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of the dissenters upon that account. “Baxter for bishops” says Jefferies, “that’s a merry conceit indeed; turn to it, turn to it.” Upon this Rotherham turned to a place where it is said, “That great respect is due to those truly called to be bishops among us,” or. to that purpose. “Ay,” saith Jefferies, this is your Presbyterian cant; truly called to be bishops; that is himself, and such rascals, called to be bishops of Kidderminster, and other such places: bishops set apart by such factious, snivelling Presbyterians as himself; a Kidderminster bishop he means: According to the saying of a late learned author, and every parish shall maintain a tithe-pig Metropolitan.“Mr. Baxter beginning to speak again, says he to him, Richard, Richard, dost thou think we will hear thee poison the court, &c. Richard, thou art an old fellow, an old knave; thou hast written books enough to load a cart, every one as full of sedition (I might say treason) as an egg is full of meat. Hadst thou been whipped out of thy writing trade forty years ago, it had been happy. Thou pretendest to be a preacher of the gospel of peace, and thou hast one foot in the grave; ‘tis time for thee to begin to think what account thou intendest to give. But leave thee to thyself, and I see thoul’t go on as thou hast begun; but, by the grace of God, I will look after thee. I know thou hast a mighty party, and I see a great many of the brotherhood in corners, waiting to see what will become of their mighty don, and a doctor of the party (looking to Dr. Bates) at your elbow; but, by the grace of Almighty God, I’ll crush you all.“Mr. Rotherham sitting down, Mr. Atwood began to shew, that not one of the passages mentioned in the information ought to be strained to that sense which was put upon them by the inuendos, they being more natural when taken in a milder sense, nor could any one of them be applied to the prelates of the church of England without a very forced construction. To evidence this, he would have read some of the text: But Jefferies cried out, You shall not draw me into a cou venticle with your annotations, nor your snivelling parson neither. My lord, says Atwood, I conceive this to be expressly within Roswell’s case, lately before your lordship. You conceive, says Jefferies, you conceive amiss; it is not. My lord, says Mr. Atwood, that I may use the best authority, permit me to repeat your lordship’s own words in that case. No, you shall not, says he: You need not speak, for you are an author already; though you speak and write impertinently. Says Atwood, I cannot help that, my lord, if my talent be no better; but it is my duty to do my best for my client. Jefferies thereupon went on, inveighing against what Atwood had published; and Atwood justified it to be in defence of the English constitution, declaring that he never disowned any thing that he had written. Jefferies several times ordered him to sit down, but he still went on. My lord, says he, I have matter of law to offer for my client; and he proceeded to cite several cases, wherein it had been adjudged that words ought to be taken in the milder sense, and not to be strained by inuendos. Well, says Jefferies, when he had done, you have had your say. Mr. Williams and Mr. Phipps said nothing, for they saw it was to no purpose. At length, says Mr. Baxter himself, My lord, I think I can clearly answer all that is laid to my charge, and I shall do it briefly. The sum is contained in these few papers, to which I shall add a little by testimony. But Jefferies would not hear a word. At length the chief justice summed up the matter in a long and fulsome harangue. ” ’Tis notoriously known,“says he, ”there has been a design to ruin the king and the nation. The old game has been renewed, and this has been the main incendiary. He is as modest now as can be; but time was, when no man was so ready to bind your kings in chains, and your nobles in fetters of iron; and to your tents, O Israel. Gentlemen, for God’s sake don’t let us be gulled twice in an age, &c." And when he concluded, he told the jury, that it they in their consciences be-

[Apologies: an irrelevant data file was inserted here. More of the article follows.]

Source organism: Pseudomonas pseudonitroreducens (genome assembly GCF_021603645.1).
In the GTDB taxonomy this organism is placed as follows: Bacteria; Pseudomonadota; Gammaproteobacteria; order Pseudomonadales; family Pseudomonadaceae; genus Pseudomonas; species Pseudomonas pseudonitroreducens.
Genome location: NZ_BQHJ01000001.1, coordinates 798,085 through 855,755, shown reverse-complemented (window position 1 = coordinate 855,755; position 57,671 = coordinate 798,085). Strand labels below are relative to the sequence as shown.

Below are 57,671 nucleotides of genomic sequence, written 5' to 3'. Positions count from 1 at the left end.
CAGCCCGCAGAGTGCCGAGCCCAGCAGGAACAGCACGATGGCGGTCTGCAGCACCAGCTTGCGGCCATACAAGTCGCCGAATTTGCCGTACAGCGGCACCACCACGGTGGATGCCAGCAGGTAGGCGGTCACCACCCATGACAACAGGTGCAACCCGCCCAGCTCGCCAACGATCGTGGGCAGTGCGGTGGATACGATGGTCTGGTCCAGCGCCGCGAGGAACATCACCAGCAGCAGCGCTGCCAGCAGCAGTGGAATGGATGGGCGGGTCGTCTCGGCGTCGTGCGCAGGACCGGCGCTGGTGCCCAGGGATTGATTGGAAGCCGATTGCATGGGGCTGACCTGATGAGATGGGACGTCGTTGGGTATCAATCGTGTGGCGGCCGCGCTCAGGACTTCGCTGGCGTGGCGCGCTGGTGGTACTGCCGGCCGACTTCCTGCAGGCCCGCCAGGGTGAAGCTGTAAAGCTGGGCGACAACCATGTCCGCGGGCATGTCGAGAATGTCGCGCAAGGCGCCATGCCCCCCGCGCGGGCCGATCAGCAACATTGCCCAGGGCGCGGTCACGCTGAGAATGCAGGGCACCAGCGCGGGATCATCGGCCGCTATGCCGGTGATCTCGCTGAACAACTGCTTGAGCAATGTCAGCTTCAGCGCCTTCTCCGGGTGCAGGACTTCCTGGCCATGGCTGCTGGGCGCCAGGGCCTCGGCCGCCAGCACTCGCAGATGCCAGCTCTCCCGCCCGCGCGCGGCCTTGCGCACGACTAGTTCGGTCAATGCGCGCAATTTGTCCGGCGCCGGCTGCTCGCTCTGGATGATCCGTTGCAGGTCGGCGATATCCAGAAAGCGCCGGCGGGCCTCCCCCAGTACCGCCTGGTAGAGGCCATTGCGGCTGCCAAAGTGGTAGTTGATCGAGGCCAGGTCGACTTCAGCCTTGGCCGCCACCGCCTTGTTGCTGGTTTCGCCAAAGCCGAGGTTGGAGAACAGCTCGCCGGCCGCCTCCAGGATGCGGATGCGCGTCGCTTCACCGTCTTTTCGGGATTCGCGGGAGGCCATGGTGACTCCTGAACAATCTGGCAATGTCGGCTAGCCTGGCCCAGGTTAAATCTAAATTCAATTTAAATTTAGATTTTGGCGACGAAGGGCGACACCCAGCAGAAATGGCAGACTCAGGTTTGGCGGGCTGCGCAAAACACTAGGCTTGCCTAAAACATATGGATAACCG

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lieved he meant the bishops and clergy of the church of England, in the passages which the information referred to, they must find him guilty; and he could mean no man else; if not, they must find him not guilty. When he had done, says Mr. Baxter to him, Does your lordship think any jury will pretend to pass a verdict upon me, upon such a trial? “I’ll warrant you, Mr. Baxter,” says he, “don’t you trouble yourself about that.” The jury immediately laid their heads together at the bar, and found him guilty, As he was going from the bar, Mr. Baxter told my lord chief justice, who had so loaded him with reproaches, and yet continued them, that a predecessor of his had had other thoughts of him: Upon which he replied, “That there was not an honest man in England but what took him for a great knave.” He had subpoenaed several clergymen, who appeared in court, but were of no use to him, through the violence of the chief justice. The trial being over, sir Henry Ashurst led Mr. Baxter through the crowd (I mention it to his honour), and conreyed him away in his coach.